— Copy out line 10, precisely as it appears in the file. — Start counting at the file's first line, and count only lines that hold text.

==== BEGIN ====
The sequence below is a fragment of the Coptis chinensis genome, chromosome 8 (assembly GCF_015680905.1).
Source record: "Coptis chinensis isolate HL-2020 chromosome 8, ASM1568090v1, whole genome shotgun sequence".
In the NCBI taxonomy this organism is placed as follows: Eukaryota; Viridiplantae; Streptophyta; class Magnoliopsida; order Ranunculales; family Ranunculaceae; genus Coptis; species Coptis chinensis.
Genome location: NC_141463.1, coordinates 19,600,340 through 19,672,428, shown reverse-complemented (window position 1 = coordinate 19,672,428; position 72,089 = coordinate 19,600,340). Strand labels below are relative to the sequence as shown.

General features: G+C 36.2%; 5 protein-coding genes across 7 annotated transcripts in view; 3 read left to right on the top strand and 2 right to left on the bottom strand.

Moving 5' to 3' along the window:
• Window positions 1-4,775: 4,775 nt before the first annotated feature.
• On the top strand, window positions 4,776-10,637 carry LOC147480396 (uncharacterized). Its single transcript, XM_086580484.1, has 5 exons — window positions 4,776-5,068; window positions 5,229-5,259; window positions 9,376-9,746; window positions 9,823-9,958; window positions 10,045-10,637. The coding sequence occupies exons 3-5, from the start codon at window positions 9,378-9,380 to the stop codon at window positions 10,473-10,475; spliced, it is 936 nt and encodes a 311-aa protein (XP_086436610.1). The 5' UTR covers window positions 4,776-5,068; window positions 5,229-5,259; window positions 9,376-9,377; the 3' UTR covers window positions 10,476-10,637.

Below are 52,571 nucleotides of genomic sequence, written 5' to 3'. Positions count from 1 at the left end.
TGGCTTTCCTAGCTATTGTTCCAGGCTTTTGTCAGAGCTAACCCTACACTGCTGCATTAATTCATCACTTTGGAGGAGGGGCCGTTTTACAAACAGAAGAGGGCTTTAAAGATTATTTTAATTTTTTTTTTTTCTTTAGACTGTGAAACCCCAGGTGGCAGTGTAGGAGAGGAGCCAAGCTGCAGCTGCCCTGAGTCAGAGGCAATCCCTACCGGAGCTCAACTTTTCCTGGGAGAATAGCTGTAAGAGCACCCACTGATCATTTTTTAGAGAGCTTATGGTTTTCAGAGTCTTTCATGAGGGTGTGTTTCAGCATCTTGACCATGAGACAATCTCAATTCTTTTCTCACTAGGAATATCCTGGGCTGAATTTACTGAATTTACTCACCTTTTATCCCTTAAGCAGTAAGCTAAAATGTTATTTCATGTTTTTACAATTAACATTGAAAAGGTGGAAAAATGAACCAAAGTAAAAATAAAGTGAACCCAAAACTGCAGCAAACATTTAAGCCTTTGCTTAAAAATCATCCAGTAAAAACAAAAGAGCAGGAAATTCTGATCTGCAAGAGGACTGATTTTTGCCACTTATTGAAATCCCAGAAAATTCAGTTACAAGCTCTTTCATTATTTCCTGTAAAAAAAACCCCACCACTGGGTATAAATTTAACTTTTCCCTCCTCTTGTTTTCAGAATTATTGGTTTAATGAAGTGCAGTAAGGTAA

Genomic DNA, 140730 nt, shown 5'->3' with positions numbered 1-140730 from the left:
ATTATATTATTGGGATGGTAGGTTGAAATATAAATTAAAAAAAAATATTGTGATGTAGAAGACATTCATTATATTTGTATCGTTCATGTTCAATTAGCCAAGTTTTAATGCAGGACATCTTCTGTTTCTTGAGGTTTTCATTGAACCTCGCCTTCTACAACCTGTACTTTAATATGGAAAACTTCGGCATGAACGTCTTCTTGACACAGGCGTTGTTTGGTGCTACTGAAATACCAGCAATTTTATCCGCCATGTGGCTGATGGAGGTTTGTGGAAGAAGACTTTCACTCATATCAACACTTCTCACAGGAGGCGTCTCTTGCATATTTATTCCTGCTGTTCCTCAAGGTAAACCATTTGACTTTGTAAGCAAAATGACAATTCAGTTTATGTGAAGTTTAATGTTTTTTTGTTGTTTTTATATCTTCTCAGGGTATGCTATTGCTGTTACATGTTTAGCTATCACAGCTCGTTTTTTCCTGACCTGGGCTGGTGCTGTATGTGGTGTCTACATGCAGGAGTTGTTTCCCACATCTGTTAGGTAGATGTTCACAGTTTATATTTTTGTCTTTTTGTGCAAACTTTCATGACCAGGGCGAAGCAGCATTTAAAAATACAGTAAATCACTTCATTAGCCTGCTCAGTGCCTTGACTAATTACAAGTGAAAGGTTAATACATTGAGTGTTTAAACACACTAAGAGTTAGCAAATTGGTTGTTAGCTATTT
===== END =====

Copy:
TGGCTTTCCTAGCTATTGTTCCAGGCTTTTGTCAGAGCTAACCCTACACTGCTGCATTAATTCATCACTTTGGAGGAGGGGCCGTTTTACAAACAGAAGAGGGCTTTAAAGATTATTTTAATTTTTTTTTTTTCTTTAGACTGTGAAACCCCAGGTGGCAGTGTAGGAGAGGAGCCAAGCTGCAGCTGCCCTGAGTCAGAGGCAATCCCTACCGGAGCTCAACTTTTCCTGGGAGAATAGCTGTAAGAGCACCCACTGATCATTTTTTAGAGAGCTTATGGTTTTCAGAGTCTTTCATGAGGGTGTGTTTCAGCATCTTGACCATGAGACAATCTCAATTCTTTTCTCACTAGGAATATCCTGGGCTGAATTTACTGAATTTACTCACCTTTTATCCCTTAAGCAGTAAGCTAAAATGTTATTTCATGTTTTTACAATTAACATTGAAAAGGTGGAAAAATGAACCAAAGTAAAAATAAAGTGAACCCAAAACTGCAGCAAACATTTAAGCCTTTGCTTAAAAATCATCCAGTAAAAACAAAAGAGCAGGAAATTCTGATCTGCAAGAGGACTGATTTTTGCCACTTATTGAAATCCCAGAAAATTCAGTTACAAGCTCTTTCATTATTTCCTGTAAAAAAAACCCCACCACTGGGTATAAATTTAACTTTTCCCTCCTCTTGTTTTCAGAATTATTGGTTTAATGAAGTGCAGTAAGGTAA